Some of you might remember the name, as John Byrne is an old friend of Fudzilla. He made a great career at AMD and, since July 2015, has worked at several senior positions at Dell. The recent promotion got him to a President. John Byrne reported to the CEO at AMD, as a Senior VP and General Manager. Once he joined Dell, he made it to be the Global Vice president of sales, strategy and operations. He reported to Rory Read, a previous CEO of AMD who went to Dell.
Our good friend Godfrey Cheng, an old friend who worked for ATI, AMD and now Synaptics has shown Fudzilla a Vivo prototype phone with in-display unlocking. Godfrey was one of the key marketing guys behind the legendary ATI All in Wonder cards, but these days Godfrey works for Synaptics as a Vice President of Marketing.
Nvidia CEO announced that Drive Xavier world first autonomous machine processor is up and running as the silicon got back from the Fab two weeks ago, and of course, it works flawlessly. We have heard this pitch before, and it has happened so many times in Nvidia history that we witnessed that two-week-old silicon was up and running and working fine. This is a very unlikely case in the SoC engineering but hey, that is what Nvidia CEO said to the hundreds of people at the press conference.
Muck Rack makes it simple to find people, tweets, or articles that mention any name, keyword, company, hashtag etc. We've compiled this guide to help you make the most of your search.
Selecting a term
Start searching tweets, articles from media outlets, articles mentioned in tweets, journalists'
names, titles and bios with some suggested searches:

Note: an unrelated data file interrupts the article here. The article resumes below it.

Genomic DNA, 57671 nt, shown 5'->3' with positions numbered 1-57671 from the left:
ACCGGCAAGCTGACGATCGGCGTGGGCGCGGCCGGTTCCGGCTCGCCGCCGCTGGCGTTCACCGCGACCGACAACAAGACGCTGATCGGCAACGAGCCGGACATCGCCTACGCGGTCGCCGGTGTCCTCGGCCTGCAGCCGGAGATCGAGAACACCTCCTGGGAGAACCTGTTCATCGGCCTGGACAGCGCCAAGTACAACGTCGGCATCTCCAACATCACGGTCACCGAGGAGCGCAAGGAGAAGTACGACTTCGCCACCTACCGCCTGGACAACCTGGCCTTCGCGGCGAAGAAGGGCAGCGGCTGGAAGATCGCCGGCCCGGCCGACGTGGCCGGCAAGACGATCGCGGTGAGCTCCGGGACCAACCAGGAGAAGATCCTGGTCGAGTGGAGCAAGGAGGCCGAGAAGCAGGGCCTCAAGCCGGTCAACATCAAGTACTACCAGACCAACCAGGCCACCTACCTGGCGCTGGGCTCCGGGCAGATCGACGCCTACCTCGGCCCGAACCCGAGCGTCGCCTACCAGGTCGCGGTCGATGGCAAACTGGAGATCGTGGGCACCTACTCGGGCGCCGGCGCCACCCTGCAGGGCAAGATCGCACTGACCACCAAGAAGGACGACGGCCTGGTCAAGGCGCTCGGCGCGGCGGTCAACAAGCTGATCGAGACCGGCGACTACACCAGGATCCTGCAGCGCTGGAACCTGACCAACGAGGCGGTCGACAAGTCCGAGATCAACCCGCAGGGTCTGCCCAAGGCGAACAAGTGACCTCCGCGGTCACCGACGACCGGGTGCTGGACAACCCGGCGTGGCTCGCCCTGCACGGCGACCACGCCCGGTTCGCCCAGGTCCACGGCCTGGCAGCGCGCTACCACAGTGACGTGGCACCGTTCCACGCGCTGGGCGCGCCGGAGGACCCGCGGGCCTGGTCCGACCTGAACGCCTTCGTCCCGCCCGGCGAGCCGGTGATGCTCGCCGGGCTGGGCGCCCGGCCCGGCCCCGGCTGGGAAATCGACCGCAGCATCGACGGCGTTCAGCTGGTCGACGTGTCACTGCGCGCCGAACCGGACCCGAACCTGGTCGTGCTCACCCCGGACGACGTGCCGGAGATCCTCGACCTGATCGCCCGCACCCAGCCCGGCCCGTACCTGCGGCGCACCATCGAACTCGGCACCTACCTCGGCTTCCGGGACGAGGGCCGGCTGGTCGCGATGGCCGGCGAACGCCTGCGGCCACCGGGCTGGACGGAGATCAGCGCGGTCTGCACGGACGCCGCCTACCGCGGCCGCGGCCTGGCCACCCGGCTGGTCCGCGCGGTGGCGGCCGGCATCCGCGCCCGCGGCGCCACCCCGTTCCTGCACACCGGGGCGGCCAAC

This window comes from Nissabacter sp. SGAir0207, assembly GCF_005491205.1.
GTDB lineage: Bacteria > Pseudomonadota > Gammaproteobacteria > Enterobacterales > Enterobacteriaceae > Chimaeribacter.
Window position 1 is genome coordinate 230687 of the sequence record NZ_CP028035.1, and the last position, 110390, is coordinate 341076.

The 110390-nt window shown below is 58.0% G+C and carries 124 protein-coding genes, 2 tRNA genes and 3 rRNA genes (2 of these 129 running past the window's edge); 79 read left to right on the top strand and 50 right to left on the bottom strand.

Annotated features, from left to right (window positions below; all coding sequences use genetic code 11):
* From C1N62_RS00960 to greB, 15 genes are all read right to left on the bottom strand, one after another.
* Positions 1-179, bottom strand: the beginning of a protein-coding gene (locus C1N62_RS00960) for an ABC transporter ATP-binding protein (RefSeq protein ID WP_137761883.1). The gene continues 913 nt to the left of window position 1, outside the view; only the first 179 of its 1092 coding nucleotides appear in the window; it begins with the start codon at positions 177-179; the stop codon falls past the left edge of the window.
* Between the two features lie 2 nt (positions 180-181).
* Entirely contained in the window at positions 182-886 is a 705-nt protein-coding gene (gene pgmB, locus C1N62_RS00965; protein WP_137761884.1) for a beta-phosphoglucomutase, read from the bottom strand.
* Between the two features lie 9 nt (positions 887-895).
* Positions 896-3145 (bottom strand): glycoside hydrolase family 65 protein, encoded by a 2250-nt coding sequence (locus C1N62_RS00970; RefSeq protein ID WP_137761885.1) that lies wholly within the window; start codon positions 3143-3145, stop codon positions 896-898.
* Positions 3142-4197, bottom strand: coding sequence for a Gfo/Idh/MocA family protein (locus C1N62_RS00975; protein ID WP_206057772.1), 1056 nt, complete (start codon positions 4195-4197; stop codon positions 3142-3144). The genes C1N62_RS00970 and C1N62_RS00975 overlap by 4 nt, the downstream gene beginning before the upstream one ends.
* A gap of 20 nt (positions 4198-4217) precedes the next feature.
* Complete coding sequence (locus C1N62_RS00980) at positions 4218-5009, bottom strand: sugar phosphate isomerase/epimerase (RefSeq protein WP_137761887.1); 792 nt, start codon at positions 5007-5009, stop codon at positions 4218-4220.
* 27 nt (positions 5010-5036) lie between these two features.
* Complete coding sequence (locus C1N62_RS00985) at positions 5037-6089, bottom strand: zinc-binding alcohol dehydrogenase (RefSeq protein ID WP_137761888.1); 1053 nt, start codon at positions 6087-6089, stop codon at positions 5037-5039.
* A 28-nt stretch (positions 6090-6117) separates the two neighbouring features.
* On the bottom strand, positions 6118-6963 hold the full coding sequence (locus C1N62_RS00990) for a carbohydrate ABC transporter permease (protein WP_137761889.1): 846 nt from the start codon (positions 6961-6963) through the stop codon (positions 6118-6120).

Companies or Topics (e.g. iPhone, Microsoft)
Phrases (e.g. "cloud computing") — use quotes to keep the terms together
Twitter handles (e.g. @username) — returns those who have mentioned or replied to
Names (e.g. "David Pogue")
Hashtags (e.g. #sxsw, #london2012)
Bio details (e.g. vegan, Olympics, father)
Muck Rack's Advanced Search allows for many boolean operators.
Find results that mention multiple specified terms, use AND or
+. For example, ensure each result contains both Elon Musk and Mark Zuckerberg by
searching Musk AND Zuckerberg or Musk + Zuckerberg.
Use the operators OR or , to broaden your search when you'd like either of
multiple terms to appear in results. (This is the default behavior of our search when no operators
are used). For example, results will contain either cake or cookie by searching cake OR cookie or cake,cookie
Use NOT or - to subtract results from your search. For
example, searching Disney will yield results about the Walt Disney Company as well as Walt Disney
World Resort. To exclude mentions of Disney World, search for Disney -World or Disney
When using one of these operators with a phrase, enclose it in quotation marks. For example, you can
find results about smartphones excluding Apple's iPhone 4S by searching smartphone -"iPhone
Exact case matching or punctuation
If you're searching for a brand name or keyword that relies on specific punctuation marks or capitalization, you can
find results that match your exact query by adding matchcase: before the keyword you're searching for, like matchcase:E*TRADE .
Use parentheses to separate multiple
boolean phrases. For example, to find journalists talking about having fun in Disney World or
Disneyland, search for ("disney world" OR disneyland) AND fun.
An asterisk can be used to search for any variation of a root word truncated by the asterisk. For example, searching for admin* will return results for administrator, administration, administer, administered, etc.
A near operator is an AND operator where you can control the distance between the words. You can vary the distance the near operation uses by adding a forward slash and number (between 0-99) such as strawberries NEAR/10 "whipped cream", which means the strawberries must exist within 10 words of "whipped cream".